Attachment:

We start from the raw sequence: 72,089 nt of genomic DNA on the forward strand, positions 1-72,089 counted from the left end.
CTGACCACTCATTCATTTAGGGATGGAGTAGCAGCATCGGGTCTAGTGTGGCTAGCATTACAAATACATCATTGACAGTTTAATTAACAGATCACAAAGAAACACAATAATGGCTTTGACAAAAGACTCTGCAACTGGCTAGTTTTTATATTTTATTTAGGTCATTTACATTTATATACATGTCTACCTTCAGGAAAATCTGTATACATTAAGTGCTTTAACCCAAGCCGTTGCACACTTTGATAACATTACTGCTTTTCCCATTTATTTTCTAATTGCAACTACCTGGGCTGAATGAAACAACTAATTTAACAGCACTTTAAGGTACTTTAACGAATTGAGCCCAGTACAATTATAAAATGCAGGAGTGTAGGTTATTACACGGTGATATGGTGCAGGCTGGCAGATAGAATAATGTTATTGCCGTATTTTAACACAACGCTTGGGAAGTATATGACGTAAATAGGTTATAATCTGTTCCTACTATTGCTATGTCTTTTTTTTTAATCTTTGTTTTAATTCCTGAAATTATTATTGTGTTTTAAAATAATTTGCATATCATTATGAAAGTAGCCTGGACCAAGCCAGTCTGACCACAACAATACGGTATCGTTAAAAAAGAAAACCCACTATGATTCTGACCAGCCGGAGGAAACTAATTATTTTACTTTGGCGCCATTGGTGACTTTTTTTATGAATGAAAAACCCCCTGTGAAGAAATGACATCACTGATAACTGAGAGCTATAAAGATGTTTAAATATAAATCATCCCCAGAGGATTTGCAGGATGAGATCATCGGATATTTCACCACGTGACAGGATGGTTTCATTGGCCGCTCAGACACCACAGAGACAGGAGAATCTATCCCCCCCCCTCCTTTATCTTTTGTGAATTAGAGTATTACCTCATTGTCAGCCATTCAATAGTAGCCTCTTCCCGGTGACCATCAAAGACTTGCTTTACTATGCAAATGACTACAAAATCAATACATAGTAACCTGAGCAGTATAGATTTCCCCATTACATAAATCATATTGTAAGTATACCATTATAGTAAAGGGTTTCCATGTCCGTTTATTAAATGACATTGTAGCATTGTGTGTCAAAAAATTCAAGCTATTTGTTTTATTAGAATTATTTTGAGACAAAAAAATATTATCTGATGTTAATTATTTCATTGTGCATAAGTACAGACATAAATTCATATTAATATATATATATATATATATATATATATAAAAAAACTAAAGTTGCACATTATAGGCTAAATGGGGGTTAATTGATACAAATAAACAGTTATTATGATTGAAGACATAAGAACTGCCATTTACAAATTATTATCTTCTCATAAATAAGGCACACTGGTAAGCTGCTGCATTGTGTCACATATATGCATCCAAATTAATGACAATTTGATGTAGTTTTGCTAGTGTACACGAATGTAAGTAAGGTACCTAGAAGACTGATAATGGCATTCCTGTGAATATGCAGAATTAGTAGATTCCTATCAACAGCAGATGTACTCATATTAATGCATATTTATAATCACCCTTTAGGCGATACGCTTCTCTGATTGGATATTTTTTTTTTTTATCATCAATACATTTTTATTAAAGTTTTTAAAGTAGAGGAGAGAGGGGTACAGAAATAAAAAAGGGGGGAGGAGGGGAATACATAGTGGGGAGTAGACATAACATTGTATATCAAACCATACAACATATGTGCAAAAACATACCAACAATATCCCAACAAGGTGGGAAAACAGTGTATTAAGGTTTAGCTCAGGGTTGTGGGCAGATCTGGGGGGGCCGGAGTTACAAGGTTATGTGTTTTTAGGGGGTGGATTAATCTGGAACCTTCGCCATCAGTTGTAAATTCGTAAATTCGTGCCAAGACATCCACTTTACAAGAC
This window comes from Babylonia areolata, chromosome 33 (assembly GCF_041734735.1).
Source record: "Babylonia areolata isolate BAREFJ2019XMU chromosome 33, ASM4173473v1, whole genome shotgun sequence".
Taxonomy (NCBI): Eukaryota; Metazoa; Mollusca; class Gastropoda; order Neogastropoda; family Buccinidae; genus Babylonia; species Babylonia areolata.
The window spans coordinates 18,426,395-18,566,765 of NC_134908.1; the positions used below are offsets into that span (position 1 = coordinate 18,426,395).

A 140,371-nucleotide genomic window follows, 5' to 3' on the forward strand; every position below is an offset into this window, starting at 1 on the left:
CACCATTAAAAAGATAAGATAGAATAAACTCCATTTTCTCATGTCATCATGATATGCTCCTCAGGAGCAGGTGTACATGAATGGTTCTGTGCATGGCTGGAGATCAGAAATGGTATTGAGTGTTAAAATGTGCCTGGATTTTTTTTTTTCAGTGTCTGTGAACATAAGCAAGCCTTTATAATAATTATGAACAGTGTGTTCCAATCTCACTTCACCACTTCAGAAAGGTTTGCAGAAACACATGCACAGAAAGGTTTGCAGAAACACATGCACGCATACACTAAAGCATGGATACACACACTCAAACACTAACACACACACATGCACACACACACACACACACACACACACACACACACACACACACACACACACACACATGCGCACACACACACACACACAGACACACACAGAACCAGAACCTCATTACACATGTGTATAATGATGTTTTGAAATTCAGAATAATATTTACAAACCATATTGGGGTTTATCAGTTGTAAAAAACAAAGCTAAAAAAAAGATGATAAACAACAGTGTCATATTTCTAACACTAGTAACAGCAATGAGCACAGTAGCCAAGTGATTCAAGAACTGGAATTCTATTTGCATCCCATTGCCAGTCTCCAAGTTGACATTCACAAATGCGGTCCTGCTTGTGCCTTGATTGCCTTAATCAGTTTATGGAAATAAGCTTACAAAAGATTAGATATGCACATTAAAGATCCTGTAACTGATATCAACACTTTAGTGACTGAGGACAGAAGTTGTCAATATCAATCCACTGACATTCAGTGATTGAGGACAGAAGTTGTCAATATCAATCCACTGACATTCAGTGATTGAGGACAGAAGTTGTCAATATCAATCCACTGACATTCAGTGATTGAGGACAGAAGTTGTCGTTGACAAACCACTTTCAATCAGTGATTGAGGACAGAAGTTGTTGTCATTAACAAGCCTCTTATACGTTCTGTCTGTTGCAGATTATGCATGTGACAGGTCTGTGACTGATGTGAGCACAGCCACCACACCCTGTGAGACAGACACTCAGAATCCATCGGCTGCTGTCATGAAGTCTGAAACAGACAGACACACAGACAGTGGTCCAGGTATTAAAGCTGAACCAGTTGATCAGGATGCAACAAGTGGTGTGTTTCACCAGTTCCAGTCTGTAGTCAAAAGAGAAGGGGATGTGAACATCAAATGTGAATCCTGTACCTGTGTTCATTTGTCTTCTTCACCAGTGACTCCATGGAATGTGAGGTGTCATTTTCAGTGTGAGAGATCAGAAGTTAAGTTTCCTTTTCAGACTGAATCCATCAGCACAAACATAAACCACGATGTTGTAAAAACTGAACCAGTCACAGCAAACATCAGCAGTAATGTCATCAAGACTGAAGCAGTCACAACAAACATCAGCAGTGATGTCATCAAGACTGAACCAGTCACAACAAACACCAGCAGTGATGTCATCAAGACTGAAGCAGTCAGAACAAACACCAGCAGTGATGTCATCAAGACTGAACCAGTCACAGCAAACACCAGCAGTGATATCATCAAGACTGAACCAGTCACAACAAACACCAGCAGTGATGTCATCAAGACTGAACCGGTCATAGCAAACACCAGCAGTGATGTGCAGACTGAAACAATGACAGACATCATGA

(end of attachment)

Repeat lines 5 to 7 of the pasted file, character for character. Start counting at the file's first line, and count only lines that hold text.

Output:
Taxonomy (NCBI): Eukaryota; Metazoa; Mollusca; class Gastropoda; order Neogastropoda; family Buccinidae; genus Babylonia; species Babylonia areolata.
The window spans coordinates 18,426,395-18,566,765 of NC_134908.1; the positions used below are offsets into that span (position 1 = coordinate 18,426,395).

A 140,371-nucleotide genomic window follows, 5' to 3' on the forward strand; every position below is an offset into this window, starting at 1 on the left: